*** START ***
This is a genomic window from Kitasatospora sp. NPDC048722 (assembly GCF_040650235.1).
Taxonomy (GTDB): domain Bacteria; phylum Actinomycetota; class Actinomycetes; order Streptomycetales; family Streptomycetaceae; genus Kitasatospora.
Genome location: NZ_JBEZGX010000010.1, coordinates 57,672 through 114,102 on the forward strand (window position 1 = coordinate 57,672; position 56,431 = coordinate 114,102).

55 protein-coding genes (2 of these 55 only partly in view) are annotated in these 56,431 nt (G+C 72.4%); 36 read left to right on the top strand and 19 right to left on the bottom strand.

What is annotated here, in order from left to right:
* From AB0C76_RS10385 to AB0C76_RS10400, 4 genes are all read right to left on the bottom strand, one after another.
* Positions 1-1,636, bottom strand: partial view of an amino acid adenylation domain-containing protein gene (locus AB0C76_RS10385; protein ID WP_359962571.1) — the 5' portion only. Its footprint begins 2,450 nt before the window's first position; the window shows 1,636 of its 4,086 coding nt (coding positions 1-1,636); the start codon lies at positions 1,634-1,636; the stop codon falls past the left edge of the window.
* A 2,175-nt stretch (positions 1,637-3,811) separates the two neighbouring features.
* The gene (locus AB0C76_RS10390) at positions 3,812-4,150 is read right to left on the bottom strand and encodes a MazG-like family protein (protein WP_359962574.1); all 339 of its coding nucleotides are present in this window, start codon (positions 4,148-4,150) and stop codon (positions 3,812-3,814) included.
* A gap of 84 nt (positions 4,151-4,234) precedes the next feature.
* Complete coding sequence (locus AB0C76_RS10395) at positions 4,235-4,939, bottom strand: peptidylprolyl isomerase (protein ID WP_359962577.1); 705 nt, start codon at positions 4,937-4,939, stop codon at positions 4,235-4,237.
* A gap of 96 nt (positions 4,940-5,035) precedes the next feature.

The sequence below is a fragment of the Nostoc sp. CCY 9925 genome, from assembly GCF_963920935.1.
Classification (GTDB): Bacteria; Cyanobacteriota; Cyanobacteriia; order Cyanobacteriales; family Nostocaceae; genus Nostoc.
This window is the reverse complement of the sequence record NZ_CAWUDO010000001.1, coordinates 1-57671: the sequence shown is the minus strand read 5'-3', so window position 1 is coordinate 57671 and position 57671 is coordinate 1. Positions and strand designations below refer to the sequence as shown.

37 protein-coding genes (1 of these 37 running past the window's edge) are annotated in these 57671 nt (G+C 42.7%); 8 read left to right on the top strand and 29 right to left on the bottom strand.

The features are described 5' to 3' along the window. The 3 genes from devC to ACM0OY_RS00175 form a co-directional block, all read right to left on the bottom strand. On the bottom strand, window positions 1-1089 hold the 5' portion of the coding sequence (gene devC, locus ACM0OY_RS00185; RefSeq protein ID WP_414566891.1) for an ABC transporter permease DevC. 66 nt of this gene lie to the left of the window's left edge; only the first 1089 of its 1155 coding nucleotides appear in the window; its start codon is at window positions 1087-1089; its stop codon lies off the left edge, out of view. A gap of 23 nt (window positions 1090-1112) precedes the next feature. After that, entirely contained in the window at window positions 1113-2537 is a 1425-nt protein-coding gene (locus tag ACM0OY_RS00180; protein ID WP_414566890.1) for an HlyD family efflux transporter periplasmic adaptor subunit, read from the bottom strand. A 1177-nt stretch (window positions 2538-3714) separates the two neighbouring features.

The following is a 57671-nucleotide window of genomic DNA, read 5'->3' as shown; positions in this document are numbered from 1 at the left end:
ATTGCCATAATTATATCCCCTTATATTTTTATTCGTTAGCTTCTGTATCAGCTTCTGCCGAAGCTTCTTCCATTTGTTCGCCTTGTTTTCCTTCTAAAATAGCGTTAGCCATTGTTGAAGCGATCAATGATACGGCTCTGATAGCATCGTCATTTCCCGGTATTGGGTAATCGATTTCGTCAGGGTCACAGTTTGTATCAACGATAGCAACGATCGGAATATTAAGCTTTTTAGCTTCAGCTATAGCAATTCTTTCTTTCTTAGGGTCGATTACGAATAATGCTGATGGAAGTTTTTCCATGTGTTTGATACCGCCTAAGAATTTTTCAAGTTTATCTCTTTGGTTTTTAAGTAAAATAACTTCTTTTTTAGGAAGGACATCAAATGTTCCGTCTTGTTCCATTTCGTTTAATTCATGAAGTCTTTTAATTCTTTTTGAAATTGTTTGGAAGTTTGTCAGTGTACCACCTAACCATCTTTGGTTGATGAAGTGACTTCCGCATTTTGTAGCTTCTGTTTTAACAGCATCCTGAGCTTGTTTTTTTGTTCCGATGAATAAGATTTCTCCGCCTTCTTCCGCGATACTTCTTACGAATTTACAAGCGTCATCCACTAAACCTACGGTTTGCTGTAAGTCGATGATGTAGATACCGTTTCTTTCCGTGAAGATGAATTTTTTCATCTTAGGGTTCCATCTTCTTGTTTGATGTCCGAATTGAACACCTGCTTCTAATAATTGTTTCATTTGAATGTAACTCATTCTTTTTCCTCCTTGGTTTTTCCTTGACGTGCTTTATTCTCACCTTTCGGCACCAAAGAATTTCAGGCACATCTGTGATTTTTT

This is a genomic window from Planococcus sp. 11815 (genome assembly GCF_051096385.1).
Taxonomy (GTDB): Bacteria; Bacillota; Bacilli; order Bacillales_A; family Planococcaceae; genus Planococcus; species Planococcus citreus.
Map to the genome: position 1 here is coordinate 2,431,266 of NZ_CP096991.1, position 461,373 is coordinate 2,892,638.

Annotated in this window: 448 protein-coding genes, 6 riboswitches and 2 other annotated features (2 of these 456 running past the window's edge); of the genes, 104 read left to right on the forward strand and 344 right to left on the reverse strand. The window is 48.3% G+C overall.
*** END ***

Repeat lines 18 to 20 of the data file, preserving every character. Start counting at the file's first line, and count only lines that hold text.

The following is a 57671-nucleotide window of genomic DNA, read 5'->3' as shown; positions in this document are numbered from 1 at the left end:
ATTGCCATAATTATATCCCCTTATATTTTTATTCGTTAGCTTCTGTATCAGCTTCTGCCGAAGCTTCTTCCATTTGTTCGCCTTGTTTTCCTTCTAAAATAGCGTTAGCCATTGTTGAAGCGATCAATGATACGGCTCTGATAGCATCGTCATTTCCCGGTATTGGGTAATCGATTTCGTCAGGGTCACAGTTTGTATCAACGATAGCAACGATCGGAATATTAAGCTTTTTAGCTTCAGCTATAGCAATTCTTTCTTTCTTAGGGTCGATTACGAATAATGCTGATGGAAGTTTTTCCATGTGTTTGATACCGCCTAAGAATTTTTCAAGTTTATCTCTTTGGTTTTTAAGTAAAATAACTTCTTTTTTAGGAAGGACATCAAATGTTCCGTCTTGTTCCATTTCGTTTAATTCATGAAGTCTTTTAATTCTTTTTGAAATTGTTTGGAAGTTTGTCAGTGTACCACCTAACCATCTTTGGTTGATGAAGTGACTTCCGCATTTTGTAGCTTCTGTTTTAACAGCATCCTGAGCTTGTTTTTTTGTTCCGATGAATAAGATTTCTCCGCCTTCTTCCGCGATACTTCTTACGAATTTACAAGCGTCATCCACTAAACCTACGGTTTGCTGTAAGTCGATGATGTAGATACCGTTTCTTTCCGTGAAGATGAATTTTTTCATCTTAGGGTTCCATCTTCTTGTTTGATGTCCGAATTGAACACCTGCTTCTAATAATTGTTTCATTTGAATGTAACTCATTCTTTTTCCTCCTTGGTTTTTCCTTGACGTGCTTTATTCTCACCTTTCGGCACCAAAGAATTTCAGGCACATCTGTGATTTTTT

This is a genomic window from Planococcus sp. 11815 (genome assembly GCF_051096385.1).